Who are your running heroes? Mo Farah? Usain Bolt? Denise Lewis? Interestingly Mo names Haile Gebrselassie as his, Usain’s inspiration came from his PE teacher and Lewis’s strongest influence is a 78-year-old woman named Norma!
It was while watching one of the greatest 10,000m finals in history at the 2000 Sydney Olympic Games that a teenage Farah realised his dream to become an Olympic champion. His hero Gebrselassie clinched victory over rival Paul Tergat by a matter of millimetres after sticking his chest out over the finish-line, and Farah was inspired. He started following in Gebrselassie’s footsteps and was making a real impact globally on the sport by 2010. However, when interviewed, his role model claimed Mo would never challenge for medals on the world stage. Three years later Farah has three Olympic medals to his name.
Another who made a real impact on the young runner was Gebrselassie’s Ethiopian compatriot Kenenisa Bekele. Farah remembers, “I was a junior coming through and I saw Bekele win the World Cross-Country. He broke the world record, you know. He even won the World Cross after stopping to tie his lace. How does somebody do that? I won’t try that. I don’t think I could get away with it.”
A key influence on Usain Bolt’s career was a lesser known name. In his autobiography he explains that his first sporting passion was in fact cricket, and with a natural aptitude for it he was soon opening the batting for his school, ahead of boys several years older than him. Yet it was Lorna Thorpe, his PE teacher at William Knibb High School in Falmouth, Jamaica, who guided him through his running training and helped him focus when he decided to concentrate solely on running rather his two other loves, cricket and football.
He describes her as ‘a second mum’, telling stories of how she kept him out of trouble, happy and excited about running. She continues to teach at the school and Bolt has repaid them with a new canteen and running equipment. He also attends and supports ‘The Boys and Girls Champs’, a spectacular high school athletics tournament on a completely different scale to all others. Held in Kingston National Stadium it often draws up to 30,000 spectators and is where he was first spotted by a talent scout. Interestingly Bolt plans to return to football around 2016 as he begins to lose his speed!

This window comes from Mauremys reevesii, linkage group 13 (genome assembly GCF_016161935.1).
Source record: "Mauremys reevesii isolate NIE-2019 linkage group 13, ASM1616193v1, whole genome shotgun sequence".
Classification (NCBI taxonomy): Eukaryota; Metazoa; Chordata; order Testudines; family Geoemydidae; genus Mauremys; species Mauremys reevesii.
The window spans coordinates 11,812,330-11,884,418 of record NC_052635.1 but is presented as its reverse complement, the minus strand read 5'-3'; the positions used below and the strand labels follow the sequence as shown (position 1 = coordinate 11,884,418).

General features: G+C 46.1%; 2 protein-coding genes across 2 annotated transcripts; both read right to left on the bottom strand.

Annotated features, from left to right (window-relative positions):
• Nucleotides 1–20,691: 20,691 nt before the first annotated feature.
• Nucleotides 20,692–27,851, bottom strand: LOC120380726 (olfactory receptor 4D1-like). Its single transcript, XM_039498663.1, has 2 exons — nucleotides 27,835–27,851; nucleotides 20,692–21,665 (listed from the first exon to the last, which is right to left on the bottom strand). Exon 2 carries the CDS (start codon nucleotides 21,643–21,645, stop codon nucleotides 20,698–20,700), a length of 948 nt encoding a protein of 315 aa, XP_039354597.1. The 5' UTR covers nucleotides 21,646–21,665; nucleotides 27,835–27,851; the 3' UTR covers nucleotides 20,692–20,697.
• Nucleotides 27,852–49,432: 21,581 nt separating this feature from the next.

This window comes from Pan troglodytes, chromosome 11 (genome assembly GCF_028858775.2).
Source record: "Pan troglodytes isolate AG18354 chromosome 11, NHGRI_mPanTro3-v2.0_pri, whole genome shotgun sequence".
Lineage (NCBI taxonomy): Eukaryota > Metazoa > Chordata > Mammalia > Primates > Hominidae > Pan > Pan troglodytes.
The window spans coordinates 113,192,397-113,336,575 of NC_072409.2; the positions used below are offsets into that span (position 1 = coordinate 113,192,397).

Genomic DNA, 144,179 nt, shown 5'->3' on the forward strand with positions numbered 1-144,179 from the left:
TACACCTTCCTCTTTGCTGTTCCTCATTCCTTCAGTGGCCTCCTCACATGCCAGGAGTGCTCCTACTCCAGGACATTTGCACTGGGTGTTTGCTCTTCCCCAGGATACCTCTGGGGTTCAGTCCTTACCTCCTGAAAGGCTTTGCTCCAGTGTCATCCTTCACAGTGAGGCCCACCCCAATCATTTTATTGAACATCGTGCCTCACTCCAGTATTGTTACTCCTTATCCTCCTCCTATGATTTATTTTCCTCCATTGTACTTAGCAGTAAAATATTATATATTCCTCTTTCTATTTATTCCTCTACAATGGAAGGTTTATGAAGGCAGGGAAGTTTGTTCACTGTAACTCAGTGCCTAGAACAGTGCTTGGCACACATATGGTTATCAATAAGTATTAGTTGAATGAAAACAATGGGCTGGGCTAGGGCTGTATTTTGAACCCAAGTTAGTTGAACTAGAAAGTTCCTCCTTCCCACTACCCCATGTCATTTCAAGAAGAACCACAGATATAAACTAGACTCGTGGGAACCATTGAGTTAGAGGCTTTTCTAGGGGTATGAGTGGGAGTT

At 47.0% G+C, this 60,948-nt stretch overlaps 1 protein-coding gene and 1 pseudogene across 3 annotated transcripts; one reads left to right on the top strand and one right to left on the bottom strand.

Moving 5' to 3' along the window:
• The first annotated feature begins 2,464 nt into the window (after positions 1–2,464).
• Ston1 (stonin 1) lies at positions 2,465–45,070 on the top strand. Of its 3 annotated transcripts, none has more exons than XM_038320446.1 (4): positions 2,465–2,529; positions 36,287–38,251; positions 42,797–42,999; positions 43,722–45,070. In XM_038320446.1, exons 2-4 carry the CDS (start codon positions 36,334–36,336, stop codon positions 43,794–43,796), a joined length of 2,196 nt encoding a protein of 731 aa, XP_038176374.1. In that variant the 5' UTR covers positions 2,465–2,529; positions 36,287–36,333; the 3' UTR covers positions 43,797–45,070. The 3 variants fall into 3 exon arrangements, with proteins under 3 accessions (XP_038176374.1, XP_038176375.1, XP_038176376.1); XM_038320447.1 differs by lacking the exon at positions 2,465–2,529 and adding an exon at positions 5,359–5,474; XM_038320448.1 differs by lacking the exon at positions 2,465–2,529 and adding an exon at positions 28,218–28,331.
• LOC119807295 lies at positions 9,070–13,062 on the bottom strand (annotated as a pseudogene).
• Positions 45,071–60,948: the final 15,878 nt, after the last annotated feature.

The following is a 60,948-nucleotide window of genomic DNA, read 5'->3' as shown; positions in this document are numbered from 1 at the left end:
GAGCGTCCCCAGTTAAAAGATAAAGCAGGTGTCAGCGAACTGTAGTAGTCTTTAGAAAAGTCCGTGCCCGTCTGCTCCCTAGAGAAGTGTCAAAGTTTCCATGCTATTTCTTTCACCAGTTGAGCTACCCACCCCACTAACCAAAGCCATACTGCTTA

Now 78, it is Norma Blaine who Denise Lewis calls her mentor. She describes how the woman, who at age 12 she “wouldn’t cross”, burst into tears upon her return to Wolverhampton with an Olympic Gold medal.
Blaine was Lewis’s coach at Birchfield Harriers, and described by Lewis as “the first to put her arm round you and offer support” yet let you know with a “roll of the eyes” if you’d crossed the line. In 2011, after nearly 60 years of dedication to Birchfield Harriers where many have gone on to win international acclaim, including Sue Scot in Mexico City in 1968, Norma Blaine was awarded an MBE.
"When I think about Birchfield Harriers and what it has done for me and many athletes and when I think about women's athletics and how it has moved forward, Norma is the name that keeps coming back as somebody who embodies passion and just gives so much of her time and energy to people." was Lewis’s reasoning for Normas’s BBC Sports Unsung Hero award nomination.
After hearing several similar and interesting stories from voters we thought our awards gala would be the ideal event to recognise such a hero. Though not an official, voted award on the night we would love to recognise an ‘Unsung Hero’ in the world of running. It may not be Norma’s MBE for services to athletics, but it would show a true hero just how much they are appreciated.
We would love to hear who your ‘Unsung Heroes’ are, so please email us here with your stories and nominations…